I would like to address the topic of “venting” as it came up in another thread, and I would like to talk about how it’s more detrimental than we think. That it is not part of recovery or the healing process, but rather it is a continuation of the addiction.
I have been in recovery since February 2008, and I can assure you that whenever someone is called out on the Boards for “venting” they become defensive and usually leave. Why? Because you are telling them to stop an addictive behavior they do not/cannot stop. This tends to feel shameful. So, instead of changing the behavior and recognizing that it is a toxic behavior and not who we inherently are, we feel the need to defend ourselves and rationalize the venting as “necessary.”
Well, it’s not necessary. Believe me.
A perfect example of this is in my own life. When I was high on the PoA, all I wanted to do when I was not with him, was talk about him to others. But in my talking, I wasn’t saying what a great guy he was. I was “venting” to others how wronged I was, how much he hurt me, how much I knew I needed to get out of the relationship, and ultimately, how I went back and fell madly in love again. I vented to my friends over and over and over until the inevitable happened. I burned a lot of bridges and lost some friends. People didn’t want to hear me complain anymore. If I wanted to get out of the relationship so badly, why didn’t I? Eventually, instead of stopping the venting, I started hanging around others who were also in miserable relationships. They could vent and I could vent together. Misery does, after all, love company.
Looking back, this process of venting was not part of the solution. It was not healing or cathartic, it didn’t help propel me forward. It was toxic. It was part of the addiction. When I was not with my PoA, I would summon him any way I could by thinking and talking about him. It was the flip side of the SAME coin! And when someone who cared a lot about me (my mother) would tell me to stop venting, I would get angry and defensive and eventually, I wouldn’t want to be near her. “She didn’t understand!” I thought. “She just wants me to shut up!” I thought (which was partially right. Who wants to be close to someone who’s miserable and negative and toxic all day long?).
But I was the one who didn’t understand. The more I obsessed over my situation without doing anything about it, the more the act of “venting” and the PoA controlled my life.
It was only when I realized this that I started to change. That the solution to my addiction was not only “NC” (no contact), but it was changing the very way I THOUGHT and communicated about the things in my life.
To a love addict, our drug of choice is not only our PoA (person of addiction) but our obsessed thoughts and fantasies of our PoA. So, each time we analyze our relationship via the PoA or act out, or “vent” about how we can’t stop loving the PoA, or how he or she wronged us, we are taking a hit of the drug.
When we enmesh others in that fantasy and that drama, we are validating our PoAs, we are validating our pain, we are securing “partners in crime,” so to speak, and we are taking another hit of the drug.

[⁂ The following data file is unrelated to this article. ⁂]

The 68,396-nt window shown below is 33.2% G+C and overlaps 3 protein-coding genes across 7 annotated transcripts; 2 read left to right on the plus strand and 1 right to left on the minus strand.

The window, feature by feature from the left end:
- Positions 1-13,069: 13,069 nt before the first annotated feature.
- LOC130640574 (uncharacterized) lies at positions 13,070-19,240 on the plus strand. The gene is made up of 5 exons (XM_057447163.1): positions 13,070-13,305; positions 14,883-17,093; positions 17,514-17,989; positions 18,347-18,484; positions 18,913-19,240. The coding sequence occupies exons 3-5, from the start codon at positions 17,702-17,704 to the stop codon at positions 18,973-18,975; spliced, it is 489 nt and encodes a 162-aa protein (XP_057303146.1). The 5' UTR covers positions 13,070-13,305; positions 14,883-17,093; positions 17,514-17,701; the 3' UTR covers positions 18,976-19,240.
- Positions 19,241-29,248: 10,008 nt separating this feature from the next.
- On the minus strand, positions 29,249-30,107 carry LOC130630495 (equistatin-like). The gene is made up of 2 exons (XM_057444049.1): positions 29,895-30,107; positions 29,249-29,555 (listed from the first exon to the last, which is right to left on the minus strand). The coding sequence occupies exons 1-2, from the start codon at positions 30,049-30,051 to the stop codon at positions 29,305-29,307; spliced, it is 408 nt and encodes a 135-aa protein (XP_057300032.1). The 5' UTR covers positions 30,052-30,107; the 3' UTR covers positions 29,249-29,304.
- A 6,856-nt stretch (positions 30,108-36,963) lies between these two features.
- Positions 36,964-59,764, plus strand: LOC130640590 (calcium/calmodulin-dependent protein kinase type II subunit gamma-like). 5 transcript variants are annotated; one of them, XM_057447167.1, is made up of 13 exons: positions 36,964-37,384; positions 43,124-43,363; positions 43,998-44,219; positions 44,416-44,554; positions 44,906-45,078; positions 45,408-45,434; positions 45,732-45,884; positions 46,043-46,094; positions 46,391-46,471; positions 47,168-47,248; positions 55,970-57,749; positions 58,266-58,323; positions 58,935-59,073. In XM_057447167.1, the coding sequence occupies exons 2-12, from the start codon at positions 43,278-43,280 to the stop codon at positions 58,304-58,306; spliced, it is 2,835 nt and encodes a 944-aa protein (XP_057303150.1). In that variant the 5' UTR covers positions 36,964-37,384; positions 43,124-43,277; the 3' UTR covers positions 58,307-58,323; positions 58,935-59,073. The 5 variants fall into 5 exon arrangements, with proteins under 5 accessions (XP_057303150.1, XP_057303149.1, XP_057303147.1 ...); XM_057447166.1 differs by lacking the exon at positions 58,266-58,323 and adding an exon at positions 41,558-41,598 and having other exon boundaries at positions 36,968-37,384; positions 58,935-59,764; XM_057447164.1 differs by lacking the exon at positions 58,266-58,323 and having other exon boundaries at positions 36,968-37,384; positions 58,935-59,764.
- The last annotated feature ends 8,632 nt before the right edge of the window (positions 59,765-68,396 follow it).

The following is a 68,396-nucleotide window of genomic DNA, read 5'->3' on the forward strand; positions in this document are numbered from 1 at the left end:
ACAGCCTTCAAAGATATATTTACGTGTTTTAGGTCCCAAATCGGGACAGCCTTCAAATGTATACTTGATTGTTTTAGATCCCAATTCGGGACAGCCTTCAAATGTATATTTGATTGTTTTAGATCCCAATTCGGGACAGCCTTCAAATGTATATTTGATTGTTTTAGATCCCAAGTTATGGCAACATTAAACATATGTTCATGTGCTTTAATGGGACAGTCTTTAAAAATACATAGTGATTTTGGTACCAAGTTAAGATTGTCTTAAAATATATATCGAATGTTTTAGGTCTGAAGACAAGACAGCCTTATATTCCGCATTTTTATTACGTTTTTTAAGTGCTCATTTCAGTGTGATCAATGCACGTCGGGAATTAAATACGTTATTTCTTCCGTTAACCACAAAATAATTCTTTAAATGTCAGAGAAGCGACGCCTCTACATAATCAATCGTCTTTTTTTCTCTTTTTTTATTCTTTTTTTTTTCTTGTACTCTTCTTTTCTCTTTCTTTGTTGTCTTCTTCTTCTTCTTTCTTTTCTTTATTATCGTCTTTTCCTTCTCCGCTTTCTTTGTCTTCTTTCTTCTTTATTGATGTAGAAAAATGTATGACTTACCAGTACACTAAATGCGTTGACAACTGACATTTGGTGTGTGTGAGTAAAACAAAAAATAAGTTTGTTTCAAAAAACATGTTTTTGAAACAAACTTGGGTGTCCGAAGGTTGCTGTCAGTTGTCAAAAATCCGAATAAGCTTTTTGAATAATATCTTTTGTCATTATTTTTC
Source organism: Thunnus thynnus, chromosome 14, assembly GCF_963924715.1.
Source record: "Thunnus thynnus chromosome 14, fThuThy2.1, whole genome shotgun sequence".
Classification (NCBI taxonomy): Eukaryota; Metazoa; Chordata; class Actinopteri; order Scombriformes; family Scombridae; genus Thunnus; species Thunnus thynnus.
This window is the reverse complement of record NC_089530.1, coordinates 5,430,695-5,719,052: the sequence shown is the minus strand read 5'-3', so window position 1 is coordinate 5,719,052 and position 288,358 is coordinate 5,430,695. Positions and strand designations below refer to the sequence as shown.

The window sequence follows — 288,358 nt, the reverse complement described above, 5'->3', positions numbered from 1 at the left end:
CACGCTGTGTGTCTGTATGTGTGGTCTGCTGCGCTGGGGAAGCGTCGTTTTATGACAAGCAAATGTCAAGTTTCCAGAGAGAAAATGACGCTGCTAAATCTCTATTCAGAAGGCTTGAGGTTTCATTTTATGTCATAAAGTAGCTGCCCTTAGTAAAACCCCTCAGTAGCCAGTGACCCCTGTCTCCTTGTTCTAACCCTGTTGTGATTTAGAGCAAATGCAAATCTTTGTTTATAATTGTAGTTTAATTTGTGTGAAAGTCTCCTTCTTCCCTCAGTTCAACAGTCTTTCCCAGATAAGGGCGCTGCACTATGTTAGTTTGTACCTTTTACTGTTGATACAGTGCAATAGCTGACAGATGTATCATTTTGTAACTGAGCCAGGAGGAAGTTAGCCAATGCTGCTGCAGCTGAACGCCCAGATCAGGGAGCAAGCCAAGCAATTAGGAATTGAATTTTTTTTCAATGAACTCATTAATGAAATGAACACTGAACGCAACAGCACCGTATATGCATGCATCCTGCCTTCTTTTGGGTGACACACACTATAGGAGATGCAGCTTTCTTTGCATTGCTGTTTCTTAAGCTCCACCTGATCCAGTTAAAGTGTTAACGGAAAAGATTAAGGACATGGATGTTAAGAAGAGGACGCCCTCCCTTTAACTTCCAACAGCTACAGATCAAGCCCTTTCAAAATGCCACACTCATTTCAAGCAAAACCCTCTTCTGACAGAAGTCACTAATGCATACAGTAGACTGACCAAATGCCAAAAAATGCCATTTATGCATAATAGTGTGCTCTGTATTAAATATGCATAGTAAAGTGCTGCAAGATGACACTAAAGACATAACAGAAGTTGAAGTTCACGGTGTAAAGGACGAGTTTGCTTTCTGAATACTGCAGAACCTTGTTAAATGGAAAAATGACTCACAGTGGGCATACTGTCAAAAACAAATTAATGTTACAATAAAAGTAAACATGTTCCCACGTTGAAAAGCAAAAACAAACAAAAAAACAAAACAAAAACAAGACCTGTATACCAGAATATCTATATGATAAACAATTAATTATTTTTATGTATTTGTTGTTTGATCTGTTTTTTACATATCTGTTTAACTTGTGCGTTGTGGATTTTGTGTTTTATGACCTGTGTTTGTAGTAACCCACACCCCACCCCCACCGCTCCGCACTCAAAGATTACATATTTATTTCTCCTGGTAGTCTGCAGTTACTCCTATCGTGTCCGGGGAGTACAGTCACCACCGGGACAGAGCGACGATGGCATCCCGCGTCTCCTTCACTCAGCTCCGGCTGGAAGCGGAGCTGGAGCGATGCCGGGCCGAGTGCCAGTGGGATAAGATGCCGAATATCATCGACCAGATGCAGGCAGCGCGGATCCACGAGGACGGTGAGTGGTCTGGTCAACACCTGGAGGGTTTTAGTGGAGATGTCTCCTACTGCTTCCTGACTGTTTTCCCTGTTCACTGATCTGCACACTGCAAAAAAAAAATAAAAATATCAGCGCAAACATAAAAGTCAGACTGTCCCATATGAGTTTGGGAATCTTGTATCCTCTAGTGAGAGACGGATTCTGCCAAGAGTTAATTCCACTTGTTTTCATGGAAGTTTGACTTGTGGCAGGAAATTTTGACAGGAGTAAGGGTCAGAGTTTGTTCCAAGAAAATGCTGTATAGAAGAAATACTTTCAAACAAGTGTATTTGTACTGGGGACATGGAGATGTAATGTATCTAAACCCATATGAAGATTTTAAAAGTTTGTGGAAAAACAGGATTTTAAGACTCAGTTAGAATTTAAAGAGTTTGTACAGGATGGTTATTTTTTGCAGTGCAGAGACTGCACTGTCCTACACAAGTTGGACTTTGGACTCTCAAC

Recovery is not venting. Venting is not part of the recovery process. Analyzing your OWN behavior is. Analyzing his behavior or the impossibility of the situation is NOT. Recovery is recognizing that no amount of “talk” about the PoA will do any bit of good. That only repeated ACTION toward a solution is worth anything in the fight against addiction.
But letting go of venting is EXTREMELY difficult. We are just as addicted to our venting as our PoAs. The way we think, however, and the way we communicate and what we talk about all day is WHO WE ARE. So to just stop venting is hard to do. You need to replace your negative, PoA-driven thoughts with other thoughts. Little by little.
I always post this experiment you can do with yourself to see how deep you are into the venting. Set a timer for 10 minutes. Sit in a quiet room all alone. Close your eyes. Try not to think of your PoA or anything about him (or, for that matter, love or another lover, or relationships past, present or future). What other thoughts can you think? What else have you got on your mind? When I did this experiment, I was shocked and saddened. I had literally NOTHING to think about besides my PoA. No wonder no one ever wanted to talk to me. I ONLY talked about the PoA, nothing else. I knew nothing about art, music, politics, what was going on in the news. Nothing. That’s how obsessed I was.
That experiment was a huge wake up call for me. I didn’t want to be like that. So, I took action to fill my head with other stuff. I started writing again, I started to learn more about politics, I took classes, I got more involved (and thus, more present) at work and with my kids. And you know what, I trained my brain to stop depending on the habit of venting.
Venting is a crutch. It keeps you anchored to your addiction. When you are really ready to recover, the venting has to go. It’s not productive. And the ONLY way you can truly see this is once you’ve given it up and moved on. You can look back with 20/20 vision.
Here is also an old blog on “Obsession” which sheds some light into what I was going through four years ago regarding the thoughts in my head and how I communicated. Hope it helps!
Also, here’s a video blog on “obsessing” which, if you changed the wording around to “venting” may also be helpful.